Did your marketing campaign allow you to acquire customers faster or more cheaply? Build a pipeline of leads? Burnish your brand’s reputation? Or something else entirely?
In recent decades, marketing efforts have grown in sophistication, speed and expense. Now the field’s metrics need to catch up, so that marketers can effectively assess what a campaign did — or failed to do.
“We’re seeing an overall move to make marketing more accountable,” says Paul Farris, Darden’s Landmark Communications Professor of Business Administration and co-author of Marketing Metrics: 50+ Metrics Every Executive Should Master. Farris is co-leader of marketingdictionary.org, an effort to standardize marketing metrics that’s endorsed by the American Marketing Association and other industry groups. “More and more, companies are asking marketers to show their estimated return on investment (ROI) before they make decisions.”
Farris believes that marketing return on investment, or MROI, is the field’s most powerful metric — and also one of its most misunderstood.
MROI can measure marketing gains that are total, incremental or marginal. It can account for the scope of spending, the valuation method and the time period for the returns.
“As a term, MROI rolls up so much of what marketers do,” says Farris.
Finally, MROI is “valuable as it recognizes marketing spending as investment and imposes rigorous criteria for accountability,” Farris and colleagues write in their paper “Marketing Return on Investment: Seeking Clarity for Concept and Measurement.”
Yet there’s evidence the metric’s value is poorly understood. Farris’ research has shown that more than three-quarters of executives and managers believe that traditional ROI is a useful performance metric, but less than half said calculating marketing-specific ROI was valuable to them. That’s despite a 2013 study from Louisiana State University that showed applying marketing ROI metrics significantly improved business performance.
“Continued confusion could undermine MROI and make people reluctant to use it or reluctant to make decisions based on it,” Farris says. “It’s important that when marketers present MROI, they articulate what’s behind the measure and how it was derived.”
Farris defines MROI as “the net after-marketing profit impact of a given marketing effort or campaign, calculated as a percentage of the money spent for that effort or campaign.” As an equation, that’s:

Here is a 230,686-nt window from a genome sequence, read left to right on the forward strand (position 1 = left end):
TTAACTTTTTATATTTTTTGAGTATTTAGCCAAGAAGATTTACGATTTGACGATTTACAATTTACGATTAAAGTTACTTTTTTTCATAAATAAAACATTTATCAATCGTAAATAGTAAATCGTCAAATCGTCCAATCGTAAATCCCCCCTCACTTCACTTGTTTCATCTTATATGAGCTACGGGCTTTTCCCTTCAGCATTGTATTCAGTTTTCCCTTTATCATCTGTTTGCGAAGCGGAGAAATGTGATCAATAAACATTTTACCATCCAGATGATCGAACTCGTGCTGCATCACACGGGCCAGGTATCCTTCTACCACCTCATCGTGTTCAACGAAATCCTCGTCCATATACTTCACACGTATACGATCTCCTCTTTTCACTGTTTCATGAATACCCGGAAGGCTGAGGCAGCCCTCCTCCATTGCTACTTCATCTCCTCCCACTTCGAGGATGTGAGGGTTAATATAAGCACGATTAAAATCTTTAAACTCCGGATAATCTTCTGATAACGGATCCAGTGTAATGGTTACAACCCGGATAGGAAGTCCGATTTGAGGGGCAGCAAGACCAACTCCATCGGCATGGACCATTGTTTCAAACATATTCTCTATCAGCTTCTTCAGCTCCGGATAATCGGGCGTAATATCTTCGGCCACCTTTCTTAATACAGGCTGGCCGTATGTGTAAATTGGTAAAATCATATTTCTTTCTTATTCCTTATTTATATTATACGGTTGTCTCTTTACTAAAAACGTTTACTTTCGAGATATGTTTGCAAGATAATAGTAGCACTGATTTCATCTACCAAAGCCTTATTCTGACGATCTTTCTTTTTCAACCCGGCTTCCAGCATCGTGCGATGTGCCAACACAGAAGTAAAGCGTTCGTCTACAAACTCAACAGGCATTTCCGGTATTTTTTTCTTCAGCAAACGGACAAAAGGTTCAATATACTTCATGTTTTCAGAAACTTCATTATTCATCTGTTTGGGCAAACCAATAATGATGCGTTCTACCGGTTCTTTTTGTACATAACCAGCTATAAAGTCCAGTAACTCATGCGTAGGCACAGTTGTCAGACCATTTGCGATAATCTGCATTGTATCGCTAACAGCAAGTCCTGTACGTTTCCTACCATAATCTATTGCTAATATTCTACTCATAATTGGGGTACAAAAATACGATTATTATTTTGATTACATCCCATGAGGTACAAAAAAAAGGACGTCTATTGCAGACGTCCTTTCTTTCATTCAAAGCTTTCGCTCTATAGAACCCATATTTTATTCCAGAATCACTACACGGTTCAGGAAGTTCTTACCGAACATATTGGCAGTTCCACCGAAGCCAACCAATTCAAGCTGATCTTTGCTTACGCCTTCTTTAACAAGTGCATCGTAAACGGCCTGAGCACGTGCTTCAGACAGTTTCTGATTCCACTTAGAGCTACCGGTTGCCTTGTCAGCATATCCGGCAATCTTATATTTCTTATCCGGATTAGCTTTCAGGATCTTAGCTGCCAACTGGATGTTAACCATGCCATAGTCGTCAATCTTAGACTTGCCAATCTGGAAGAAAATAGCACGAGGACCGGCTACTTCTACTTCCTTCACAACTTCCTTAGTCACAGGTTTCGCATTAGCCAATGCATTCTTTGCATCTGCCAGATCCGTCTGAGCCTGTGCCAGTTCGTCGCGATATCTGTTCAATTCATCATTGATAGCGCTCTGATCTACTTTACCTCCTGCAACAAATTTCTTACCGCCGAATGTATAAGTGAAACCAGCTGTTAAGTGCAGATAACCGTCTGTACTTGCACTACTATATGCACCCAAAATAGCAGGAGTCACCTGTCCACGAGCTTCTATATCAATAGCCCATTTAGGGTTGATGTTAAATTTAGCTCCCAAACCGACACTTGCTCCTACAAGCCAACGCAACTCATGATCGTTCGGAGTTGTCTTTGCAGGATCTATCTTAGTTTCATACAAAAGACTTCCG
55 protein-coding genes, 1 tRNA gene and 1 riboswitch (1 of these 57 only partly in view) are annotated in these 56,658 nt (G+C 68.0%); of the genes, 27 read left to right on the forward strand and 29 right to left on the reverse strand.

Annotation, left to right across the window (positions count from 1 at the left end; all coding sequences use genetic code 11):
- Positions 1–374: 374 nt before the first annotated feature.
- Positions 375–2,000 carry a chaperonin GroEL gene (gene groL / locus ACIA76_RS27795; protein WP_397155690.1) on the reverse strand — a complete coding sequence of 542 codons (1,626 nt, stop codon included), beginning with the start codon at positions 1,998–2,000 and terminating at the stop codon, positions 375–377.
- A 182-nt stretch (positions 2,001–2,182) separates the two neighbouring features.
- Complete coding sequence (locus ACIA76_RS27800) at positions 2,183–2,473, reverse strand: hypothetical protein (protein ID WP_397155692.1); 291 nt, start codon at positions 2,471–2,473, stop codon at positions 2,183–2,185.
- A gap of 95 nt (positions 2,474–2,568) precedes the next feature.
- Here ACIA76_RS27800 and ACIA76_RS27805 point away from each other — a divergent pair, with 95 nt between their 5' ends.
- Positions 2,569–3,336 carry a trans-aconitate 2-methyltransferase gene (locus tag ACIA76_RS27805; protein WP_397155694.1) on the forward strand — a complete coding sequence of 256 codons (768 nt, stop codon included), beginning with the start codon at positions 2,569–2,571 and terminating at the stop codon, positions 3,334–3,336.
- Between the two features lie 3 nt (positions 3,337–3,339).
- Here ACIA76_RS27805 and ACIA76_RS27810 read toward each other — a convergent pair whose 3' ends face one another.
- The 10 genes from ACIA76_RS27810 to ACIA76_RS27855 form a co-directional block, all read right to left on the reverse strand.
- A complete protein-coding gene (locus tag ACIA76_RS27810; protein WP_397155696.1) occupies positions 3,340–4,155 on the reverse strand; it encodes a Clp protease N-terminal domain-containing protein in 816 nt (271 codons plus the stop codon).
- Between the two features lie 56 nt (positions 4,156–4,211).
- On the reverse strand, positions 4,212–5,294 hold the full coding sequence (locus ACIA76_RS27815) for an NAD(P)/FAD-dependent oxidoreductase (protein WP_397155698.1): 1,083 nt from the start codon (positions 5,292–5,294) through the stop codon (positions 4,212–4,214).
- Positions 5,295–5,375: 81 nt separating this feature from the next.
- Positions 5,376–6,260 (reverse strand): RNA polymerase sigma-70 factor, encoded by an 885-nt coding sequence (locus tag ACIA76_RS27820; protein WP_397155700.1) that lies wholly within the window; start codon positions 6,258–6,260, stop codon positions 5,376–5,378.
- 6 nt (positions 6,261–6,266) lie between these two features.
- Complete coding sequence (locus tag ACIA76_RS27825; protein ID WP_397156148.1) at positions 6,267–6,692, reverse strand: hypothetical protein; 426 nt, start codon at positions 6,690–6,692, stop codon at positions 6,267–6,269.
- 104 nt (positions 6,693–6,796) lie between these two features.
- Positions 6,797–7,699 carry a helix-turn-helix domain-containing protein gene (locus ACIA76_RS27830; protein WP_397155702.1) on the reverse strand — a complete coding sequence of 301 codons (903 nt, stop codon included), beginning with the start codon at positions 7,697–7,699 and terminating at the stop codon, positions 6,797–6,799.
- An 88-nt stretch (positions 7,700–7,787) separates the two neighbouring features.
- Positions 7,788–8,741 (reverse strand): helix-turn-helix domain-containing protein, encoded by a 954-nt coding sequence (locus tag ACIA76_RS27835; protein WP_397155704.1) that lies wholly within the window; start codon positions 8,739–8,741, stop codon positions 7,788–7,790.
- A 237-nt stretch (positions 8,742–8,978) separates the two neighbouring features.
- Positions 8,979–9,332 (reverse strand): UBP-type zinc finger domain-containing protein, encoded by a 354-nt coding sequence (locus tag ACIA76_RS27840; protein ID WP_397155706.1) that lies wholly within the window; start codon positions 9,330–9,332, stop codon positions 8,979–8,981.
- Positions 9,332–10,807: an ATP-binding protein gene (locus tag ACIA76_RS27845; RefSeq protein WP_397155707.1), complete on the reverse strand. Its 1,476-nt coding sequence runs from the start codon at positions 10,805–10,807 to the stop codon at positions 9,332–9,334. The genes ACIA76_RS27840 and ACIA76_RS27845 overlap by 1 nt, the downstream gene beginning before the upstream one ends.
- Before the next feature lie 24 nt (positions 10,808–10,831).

MROI = (Incremental Financial Value Generated by Marketing – Cost of Marketing) ÷ Cost of Marketing
For instance, in a scenario Farris outlines in his paper, a technology company spends $80,000 on an integrated marketing campaign to promote a software package. They calculate the campaign produced 190 additional unit sales over what would have been expected without marketing. Each sale netted $522, for a $99,180 incremental profit. Applying the MROI formula, (99,180 – 80,000) ÷ 80,000, the MROI is 24 percent.
MROI can also be used to calculate performance gains that come as cost savings. In another scenario, an Internet retailer spends $1,000 on improving its site’s search ranking, which increases the number of organic clicks and decreases the costs of paid search. This saves the retailer $2,000 per year. Applying the MROI formula (2,000 – $1,000) ÷ $1,000 = 100 percent, MROI for the website upgrade would be 100 percent.
Farris cautions executives against getting giddy when they calculate MROI.
“Often, MROI can be a rather large number, given these estimates tend to only look at the impact of the marketing spend,” without tabulating the costs “of the infrastructure that often make the delivery feasible,” the paper notes. If a marketing campaign requires new people be hired, or a significant new asset purchased, then those expenses should be reflected in the overall calculation.
Farris also emphasizes that, in many (but not all) cases, marketers will need to calculate a baseline sales performance in order to estimate MROI.
“Any time we wish to assess the ROI of a marketing activity, we need to know what would have happened (to sales and any metrics derived from sales) if said marketing activity had not taken place,” the paper notes.
That can be done through A/B testing — test marketing with a control group — or by comparing results of a campaign to historical data.
Finally, when executives use MROI to set future strategy, they need to consider their firm’s “hurdle rate,” or the minimum level of returns in order for the marketing investment to be considered valid, Farris says. A startup company might set its hurdle rate at 20 percent or higher, whereas a large, established company, because of the scale of business, might fund an effort that has a small percentage return.
“Breaking even is not enough,” Farris and his colleagues write. “But how much more is largely a function of the company’s strategic stance toward a market, the depth of its pockets and perceived risk.”
As marketing grows in sophistication and cost, expectations are rising.
“At this point, the job of marketing is not to spend money, but to constantly look for ways to spend it more efficiently and effectively,” Farris notes. Given this, it’s important for marketing executives to calculate and apply MROI in standardized ways.
“It’s important that definitional ambiguity does not plague the already-difficult job of assessing marketing’s contributions to the firm’s health and profitability,” says Farris.
Paul W. Farris, Landmark Communications Professor of Business Administration, is co-author of “Marketing Return on Investment: Seeking Clarity for Concept and Measurement,” published as a Marketing Science Institute working paper (Series 2014, Report No. 14–108), with Dominique M. Hanssens, James D. Lenskold and David J. Reibstein.